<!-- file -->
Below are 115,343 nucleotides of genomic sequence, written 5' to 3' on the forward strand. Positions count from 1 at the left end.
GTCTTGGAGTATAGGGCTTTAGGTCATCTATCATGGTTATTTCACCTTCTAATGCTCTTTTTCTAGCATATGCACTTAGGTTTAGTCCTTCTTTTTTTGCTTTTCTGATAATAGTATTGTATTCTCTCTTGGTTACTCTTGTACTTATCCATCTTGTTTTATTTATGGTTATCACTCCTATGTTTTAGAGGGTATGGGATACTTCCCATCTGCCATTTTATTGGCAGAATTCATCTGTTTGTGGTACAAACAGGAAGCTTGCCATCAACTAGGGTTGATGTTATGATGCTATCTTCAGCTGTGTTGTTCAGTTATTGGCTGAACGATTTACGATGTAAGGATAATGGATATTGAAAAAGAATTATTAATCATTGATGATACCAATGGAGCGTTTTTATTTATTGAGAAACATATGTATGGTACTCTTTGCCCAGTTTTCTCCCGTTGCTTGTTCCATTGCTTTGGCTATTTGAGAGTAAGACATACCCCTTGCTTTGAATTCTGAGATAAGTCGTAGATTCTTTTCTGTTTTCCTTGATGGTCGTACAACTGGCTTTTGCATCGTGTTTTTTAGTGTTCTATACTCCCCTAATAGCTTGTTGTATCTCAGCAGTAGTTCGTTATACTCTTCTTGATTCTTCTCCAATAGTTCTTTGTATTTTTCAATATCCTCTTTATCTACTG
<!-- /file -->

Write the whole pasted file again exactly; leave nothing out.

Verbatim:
Below are 115,343 nucleotides of genomic sequence, written 5' to 3' on the forward strand. Positions count from 1 at the left end.
GTCTTGGAGTATAGGGCTTTAGGTCATCTATCATGGTTATTTCACCTTCTAATGCTCTTTTTCTAGCATATGCACTTAGGTTTAGTCCTTCTTTTTTTGCTTTTCTGATAATAGTATTGTATTCTCTCTTGGTTACTCTTGTACTTATCCATCTTGTTTTATTTATGGTTATCACTCCTATGTTTTAGAGGGTATGGGATACTTCCCATCTGCCATTTTATTGGCAGAATTCATCTGTTTGTGGTACAAACAGGAAGCTTGCCATCAACTAGGGTTGATGTTATGATGCTATCTTCAGCTGTGTTGTTCAGTTATTGGCTGAACGATTTACGATGTAAGGATAATGGATATTGAAAAAGAATTATTAATCATTGATGATACCAATGGAGCGTTTTTATTTATTGAGAAACATATGTATGGTACTCTTTGCCCAGTTTTCTCCCGTTGCTTGTTCCATTGCTTTGGCTATTTGAGAGTAAGACATACCCCTTGCTTTGAATTCTGAGATAAGTCGTAGATTCTTTTCTGTTTTCCTTGATGGTCGTACAACTGGCTTTTGCATCGTGTTTTTTAGTGTTCTATACTCCCCTAATAGCTTGTTGTATCTCAGCAGTAGTTCGTTATACTCTTCTTGATTCTTCTCCAATAGTTCTTTGTATTTTTCAATATCCTCTTTATCTACTG